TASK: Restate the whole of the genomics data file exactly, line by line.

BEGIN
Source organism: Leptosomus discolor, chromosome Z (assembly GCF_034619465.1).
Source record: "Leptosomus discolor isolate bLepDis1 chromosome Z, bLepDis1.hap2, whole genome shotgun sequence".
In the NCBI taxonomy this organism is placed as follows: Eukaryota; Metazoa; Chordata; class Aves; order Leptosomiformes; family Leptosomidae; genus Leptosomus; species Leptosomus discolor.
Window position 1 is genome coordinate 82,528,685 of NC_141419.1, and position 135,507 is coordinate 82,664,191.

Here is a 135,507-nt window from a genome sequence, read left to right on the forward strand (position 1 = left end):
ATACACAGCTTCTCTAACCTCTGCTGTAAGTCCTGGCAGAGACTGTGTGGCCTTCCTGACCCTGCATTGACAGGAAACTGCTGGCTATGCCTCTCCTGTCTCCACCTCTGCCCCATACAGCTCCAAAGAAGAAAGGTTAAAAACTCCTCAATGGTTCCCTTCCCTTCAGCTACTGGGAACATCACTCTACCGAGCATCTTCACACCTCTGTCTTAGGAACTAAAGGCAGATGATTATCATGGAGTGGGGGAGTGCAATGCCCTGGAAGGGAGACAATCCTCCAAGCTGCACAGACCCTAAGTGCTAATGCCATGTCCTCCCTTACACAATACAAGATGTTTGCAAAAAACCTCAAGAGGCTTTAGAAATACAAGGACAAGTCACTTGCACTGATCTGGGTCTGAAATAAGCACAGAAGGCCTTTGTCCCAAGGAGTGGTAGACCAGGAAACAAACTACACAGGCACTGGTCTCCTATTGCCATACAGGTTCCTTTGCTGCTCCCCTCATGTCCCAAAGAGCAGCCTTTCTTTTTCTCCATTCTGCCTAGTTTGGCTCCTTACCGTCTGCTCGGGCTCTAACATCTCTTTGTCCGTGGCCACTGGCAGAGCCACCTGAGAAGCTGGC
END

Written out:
Source organism: Leptosomus discolor, chromosome Z (assembly GCF_034619465.1).
Source record: "Leptosomus discolor isolate bLepDis1 chromosome Z, bLepDis1.hap2, whole genome shotgun sequence".
In the NCBI taxonomy this organism is placed as follows: Eukaryota; Metazoa; Chordata; class Aves; order Leptosomiformes; family Leptosomidae; genus Leptosomus; species Leptosomus discolor.
Window position 1 is genome coordinate 82,528,685 of NC_141419.1, and position 135,507 is coordinate 82,664,191.

Here is a 135,507-nt window from a genome sequence, read left to right on the forward strand (position 1 = left end):
ATACACAGCTTCTCTAACCTCTGCTGTAAGTCCTGGCAGAGACTGTGTGGCCTTCCTGACCCTGCATTGACAGGAAACTGCTGGCTATGCCTCTCCTGTCTCCACCTCTGCCCCATACAGCTCCAAAGAAGAAAGGTTAAAAACTCCTCAATGGTTCCCTTCCCTTCAGCTACTGGGAACATCACTCTACCGAGCATCTTCACACCTCTGTCTTAGGAACTAAAGGCAGATGATTATCATGGAGTGGGGGAGTGCAATGCCCTGGAAGGGAGACAATCCTCCAAGCTGCACAGACCCTAAGTGCTAATGCCATGTCCTCCCTTACACAATACAAGATGTTTGCAAAAAACCTCAAGAGGCTTTAGAAATACAAGGACAAGTCACTTGCACTGATCTGGGTCTGAAATAAGCACAGAAGGCCTTTGTCCCAAGGAGTGGTAGACCAGGAAACAAACTACACAGGCACTGGTCTCCTATTGCCATACAGGTTCCTTTGCTGCTCCCCTCATGTCCCAAAGAGCAGCCTTTCTTTTTCTCCATTCTGCCTAGTTTGGCTCCTTACCGTCTGCTCGGGCTCTAACATCTCTTTGTCCGTGGCCACTGGCAGAGCCACCTGAGAAGCTGGC